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The CEO of small company and I were talking about his aspirations for the company. It was time to begin stepping back from the day-to-day operations to focus on the big picture. All he needed was a way for them to produce the same results as when he was involved: predictable performance.

Talking with his employees, a picture began to emerge. Everyone loved the CEO. He valued them. He paid above market wages. He treated them with dignity and respect. They were owners in the company and proud of the products they produced. They knew their role in accomplishing the company’s mission.

During an economic downturn, he protected their jobs. Those he let go, he helped to land on their feet. They were sharing their stories with pride. They were loyal to him.

He had the foundation for a great company culture. Helping him create predictable performance should be easy. The mechanics are a simple.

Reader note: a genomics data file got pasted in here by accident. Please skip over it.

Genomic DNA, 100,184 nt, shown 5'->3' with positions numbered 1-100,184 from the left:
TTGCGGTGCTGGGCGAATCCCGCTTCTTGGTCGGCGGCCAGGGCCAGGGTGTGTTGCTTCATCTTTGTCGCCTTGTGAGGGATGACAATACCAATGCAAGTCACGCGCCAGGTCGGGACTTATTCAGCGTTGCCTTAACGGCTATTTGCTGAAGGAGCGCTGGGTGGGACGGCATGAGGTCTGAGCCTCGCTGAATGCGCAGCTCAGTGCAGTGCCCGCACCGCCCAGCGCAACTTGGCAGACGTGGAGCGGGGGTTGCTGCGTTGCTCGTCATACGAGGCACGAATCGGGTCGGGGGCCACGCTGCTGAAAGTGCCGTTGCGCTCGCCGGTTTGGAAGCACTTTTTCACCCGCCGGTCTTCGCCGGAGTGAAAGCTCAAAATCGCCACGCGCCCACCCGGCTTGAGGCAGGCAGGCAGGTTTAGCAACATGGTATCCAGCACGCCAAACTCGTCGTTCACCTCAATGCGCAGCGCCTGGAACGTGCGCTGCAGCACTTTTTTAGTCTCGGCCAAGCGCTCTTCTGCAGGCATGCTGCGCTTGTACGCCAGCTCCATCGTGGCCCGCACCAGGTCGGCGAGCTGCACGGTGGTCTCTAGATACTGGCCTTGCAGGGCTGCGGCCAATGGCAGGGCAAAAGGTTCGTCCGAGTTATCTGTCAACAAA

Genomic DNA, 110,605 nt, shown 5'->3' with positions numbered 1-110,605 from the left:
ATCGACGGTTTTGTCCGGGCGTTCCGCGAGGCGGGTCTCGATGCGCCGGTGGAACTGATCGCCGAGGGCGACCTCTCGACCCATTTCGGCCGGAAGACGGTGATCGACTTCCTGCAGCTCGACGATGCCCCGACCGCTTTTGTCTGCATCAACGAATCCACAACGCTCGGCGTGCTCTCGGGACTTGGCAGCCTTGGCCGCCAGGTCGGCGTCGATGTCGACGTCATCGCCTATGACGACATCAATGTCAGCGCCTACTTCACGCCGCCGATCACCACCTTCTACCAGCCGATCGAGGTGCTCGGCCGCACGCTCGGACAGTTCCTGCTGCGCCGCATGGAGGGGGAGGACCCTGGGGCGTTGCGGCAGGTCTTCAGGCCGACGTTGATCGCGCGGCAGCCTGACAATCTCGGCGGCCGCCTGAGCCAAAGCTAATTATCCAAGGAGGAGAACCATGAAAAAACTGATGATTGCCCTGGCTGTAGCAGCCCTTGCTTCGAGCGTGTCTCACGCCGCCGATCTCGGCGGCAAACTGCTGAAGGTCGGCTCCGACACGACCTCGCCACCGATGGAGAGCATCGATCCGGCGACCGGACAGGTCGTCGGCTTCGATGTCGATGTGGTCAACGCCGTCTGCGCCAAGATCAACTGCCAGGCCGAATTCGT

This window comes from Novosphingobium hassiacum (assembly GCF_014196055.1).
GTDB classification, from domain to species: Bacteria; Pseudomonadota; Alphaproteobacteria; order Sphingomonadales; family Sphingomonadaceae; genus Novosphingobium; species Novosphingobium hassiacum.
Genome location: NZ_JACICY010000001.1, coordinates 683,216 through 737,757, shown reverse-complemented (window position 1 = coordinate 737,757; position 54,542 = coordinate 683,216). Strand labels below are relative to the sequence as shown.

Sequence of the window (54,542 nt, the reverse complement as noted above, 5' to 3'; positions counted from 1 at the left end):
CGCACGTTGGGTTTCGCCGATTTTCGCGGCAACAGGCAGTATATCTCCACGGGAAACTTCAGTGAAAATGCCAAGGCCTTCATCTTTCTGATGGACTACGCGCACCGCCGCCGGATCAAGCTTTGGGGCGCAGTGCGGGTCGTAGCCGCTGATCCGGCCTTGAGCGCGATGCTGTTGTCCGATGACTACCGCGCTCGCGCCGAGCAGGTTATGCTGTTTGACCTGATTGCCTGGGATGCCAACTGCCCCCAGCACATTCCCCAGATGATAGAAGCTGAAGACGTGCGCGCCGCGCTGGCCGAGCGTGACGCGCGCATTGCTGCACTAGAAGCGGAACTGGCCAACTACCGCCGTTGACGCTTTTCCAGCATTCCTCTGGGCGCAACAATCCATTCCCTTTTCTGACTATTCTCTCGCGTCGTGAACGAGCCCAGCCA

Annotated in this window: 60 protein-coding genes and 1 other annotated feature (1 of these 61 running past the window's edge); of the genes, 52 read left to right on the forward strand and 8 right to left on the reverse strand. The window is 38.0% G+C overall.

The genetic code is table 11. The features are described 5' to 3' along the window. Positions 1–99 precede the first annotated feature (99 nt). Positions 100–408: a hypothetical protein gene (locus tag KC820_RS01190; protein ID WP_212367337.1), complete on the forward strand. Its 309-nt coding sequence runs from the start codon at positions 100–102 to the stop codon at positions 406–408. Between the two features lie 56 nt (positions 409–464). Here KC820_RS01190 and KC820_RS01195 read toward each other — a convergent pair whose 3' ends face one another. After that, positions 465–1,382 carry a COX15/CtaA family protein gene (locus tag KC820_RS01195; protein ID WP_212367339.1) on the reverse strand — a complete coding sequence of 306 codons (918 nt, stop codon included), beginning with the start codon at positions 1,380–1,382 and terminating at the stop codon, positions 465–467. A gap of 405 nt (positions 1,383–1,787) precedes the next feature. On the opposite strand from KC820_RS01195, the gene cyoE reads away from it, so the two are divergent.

As the conversations continued, another part of the picture began to emerge. The employees were afraid. Why? Some of the C-level executives, VPs and managers were not committed to his values. Much of the effort he expended in operations was mitigating the challenges they created. Pockets of the CEO’s culture existed throughout the company, but not in all areas.

The culture he was creating would not survive without him and neither would the predictable performance he wanted to create. His people values were necessary for creating the predictable performance.

How do you create a culture that does not depend on you and values people?best_culture